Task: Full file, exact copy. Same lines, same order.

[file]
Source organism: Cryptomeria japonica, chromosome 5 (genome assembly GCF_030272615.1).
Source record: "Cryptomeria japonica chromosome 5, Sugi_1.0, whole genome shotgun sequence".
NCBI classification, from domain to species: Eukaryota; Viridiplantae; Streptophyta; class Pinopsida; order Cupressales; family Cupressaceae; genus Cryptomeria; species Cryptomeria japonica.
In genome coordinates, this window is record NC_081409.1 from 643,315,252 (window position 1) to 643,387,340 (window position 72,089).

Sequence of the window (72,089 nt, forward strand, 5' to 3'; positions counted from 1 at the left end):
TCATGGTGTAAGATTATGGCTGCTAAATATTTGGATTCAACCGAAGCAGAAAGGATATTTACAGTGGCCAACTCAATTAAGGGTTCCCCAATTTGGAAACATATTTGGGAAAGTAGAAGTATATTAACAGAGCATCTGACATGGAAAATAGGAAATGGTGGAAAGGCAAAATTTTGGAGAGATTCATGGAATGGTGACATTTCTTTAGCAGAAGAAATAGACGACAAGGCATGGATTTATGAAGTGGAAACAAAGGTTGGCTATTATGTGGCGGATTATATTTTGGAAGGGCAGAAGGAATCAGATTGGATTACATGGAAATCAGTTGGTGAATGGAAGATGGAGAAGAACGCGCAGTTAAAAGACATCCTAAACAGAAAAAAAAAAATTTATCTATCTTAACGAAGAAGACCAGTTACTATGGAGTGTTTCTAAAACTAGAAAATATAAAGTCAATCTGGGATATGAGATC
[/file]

Source organism: Cryptomeria japonica, chromosome 5 (genome assembly GCF_030272615.1).
Source record: "Cryptomeria japonica chromosome 5, Sugi_1.0, whole genome shotgun sequence".
NCBI classification, from domain to species: Eukaryota; Viridiplantae; Streptophyta; class Pinopsida; order Cupressales; family Cupressaceae; genus Cryptomeria; species Cryptomeria japonica.
In genome coordinates, this window is record NC_081409.1 from 643,315,252 (window position 1) to 643,387,340 (window position 72,089).

Sequence of the window (72,089 nt, forward strand, 5' to 3'; positions counted from 1 at the left end):
TCATGGTGTAAGATTATGGCTGCTAAATATTTGGATTCAACCGAAGCAGAAAGGATATTTACAGTGGCCAACTCAATTAAGGGTTCCCCAATTTGGAAACATATTTGGGAAAGTAGAAGTATATTAACAGAGCATCTGACATGGAAAATAGGAAATGGTGGAAAGGCAAAATTTTGGAGAGATTCATGGAATGGTGACATTTCTTTAGCAGAAGAAATAGACGACAAGGCATGGATTTATGAAGTGGAAACAAAGGTTGGCTATTATGTGGCGGATTATATTTTGGAAGGGCAGAAGGAATCAGATTGGATTACATGGAAATCAGTTGGTGAATGGAAGATGGAGAAGAACGCGCAGTTAAAAGACATCCTAAACAGAAAAAAAAAAATTTATCTATCTTAACGAAGAAGACCAGTTACTATGGAGTGTTTCTAAAACTAGAAAATATAAAGTCAATCTGGGATATGAGATC